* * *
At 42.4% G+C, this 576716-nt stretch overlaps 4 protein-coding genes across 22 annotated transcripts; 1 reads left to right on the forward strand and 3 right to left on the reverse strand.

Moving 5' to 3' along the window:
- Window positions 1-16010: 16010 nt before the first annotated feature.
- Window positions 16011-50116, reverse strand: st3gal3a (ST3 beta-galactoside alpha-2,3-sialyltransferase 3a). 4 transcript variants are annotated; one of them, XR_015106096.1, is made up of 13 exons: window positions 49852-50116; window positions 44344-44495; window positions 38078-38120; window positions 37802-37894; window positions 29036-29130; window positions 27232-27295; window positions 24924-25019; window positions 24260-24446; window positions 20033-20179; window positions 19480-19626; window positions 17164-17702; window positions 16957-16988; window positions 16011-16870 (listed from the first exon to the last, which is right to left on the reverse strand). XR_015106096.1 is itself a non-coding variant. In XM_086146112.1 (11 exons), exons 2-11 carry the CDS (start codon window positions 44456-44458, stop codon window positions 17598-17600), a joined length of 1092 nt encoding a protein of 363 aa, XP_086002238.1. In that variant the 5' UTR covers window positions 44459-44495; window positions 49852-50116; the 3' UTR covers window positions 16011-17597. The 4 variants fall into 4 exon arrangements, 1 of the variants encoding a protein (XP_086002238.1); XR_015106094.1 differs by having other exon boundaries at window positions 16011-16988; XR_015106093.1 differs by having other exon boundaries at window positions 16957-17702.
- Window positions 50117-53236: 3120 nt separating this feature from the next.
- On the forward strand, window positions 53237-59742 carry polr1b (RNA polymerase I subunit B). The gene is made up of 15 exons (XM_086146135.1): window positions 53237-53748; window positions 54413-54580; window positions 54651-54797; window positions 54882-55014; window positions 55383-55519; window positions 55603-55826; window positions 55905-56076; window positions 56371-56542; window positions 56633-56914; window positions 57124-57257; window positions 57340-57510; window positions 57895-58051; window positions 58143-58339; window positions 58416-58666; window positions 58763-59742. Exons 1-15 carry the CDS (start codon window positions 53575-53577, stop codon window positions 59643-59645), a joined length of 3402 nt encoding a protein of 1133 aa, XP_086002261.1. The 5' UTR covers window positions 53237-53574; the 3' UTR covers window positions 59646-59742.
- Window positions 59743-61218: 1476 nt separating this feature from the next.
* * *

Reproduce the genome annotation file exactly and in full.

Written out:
At 42.4% G+C, this 576716-nt stretch overlaps 4 protein-coding genes across 22 annotated transcripts; 1 reads left to right on the forward strand and 3 right to left on the reverse strand.

Moving 5' to 3' along the window:
- Window positions 1-16010: 16010 nt before the first annotated feature.
- Window positions 16011-50116, reverse strand: st3gal3a (ST3 beta-galactoside alpha-2,3-sialyltransferase 3a). 4 transcript variants are annotated; one of them, XR_015106096.1, is made up of 13 exons: window positions 49852-50116; window positions 44344-44495; window positions 38078-38120; window positions 37802-37894; window positions 29036-29130; window positions 27232-27295; window positions 24924-25019; window positions 24260-24446; window positions 20033-20179; window positions 19480-19626; window positions 17164-17702; window positions 16957-16988; window positions 16011-16870 (listed from the first exon to the last, which is right to left on the reverse strand). XR_015106096.1 is itself a non-coding variant. In XM_086146112.1 (11 exons), exons 2-11 carry the CDS (start codon window positions 44456-44458, stop codon window positions 17598-17600), a joined length of 1092 nt encoding a protein of 363 aa, XP_086002238.1. In that variant the 5' UTR covers window positions 44459-44495; window positions 49852-50116; the 3' UTR covers window positions 16011-17597. The 4 variants fall into 4 exon arrangements, 1 of the variants encoding a protein (XP_086002238.1); XR_015106094.1 differs by having other exon boundaries at window positions 16011-16988; XR_015106093.1 differs by having other exon boundaries at window positions 16957-17702.
- Window positions 50117-53236: 3120 nt separating this feature from the next.
- On the forward strand, window positions 53237-59742 carry polr1b (RNA polymerase I subunit B). The gene is made up of 15 exons (XM_086146135.1): window positions 53237-53748; window positions 54413-54580; window positions 54651-54797; window positions 54882-55014; window positions 55383-55519; window positions 55603-55826; window positions 55905-56076; window positions 56371-56542; window positions 56633-56914; window positions 57124-57257; window positions 57340-57510; window positions 57895-58051; window positions 58143-58339; window positions 58416-58666; window positions 58763-59742. Exons 1-15 carry the CDS (start codon window positions 53575-53577, stop codon window positions 59643-59645), a joined length of 3402 nt encoding a protein of 1133 aa, XP_086002261.1. The 5' UTR covers window positions 53237-53574; the 3' UTR covers window positions 59646-59742.
- Window positions 59743-61218: 1476 nt separating this feature from the next.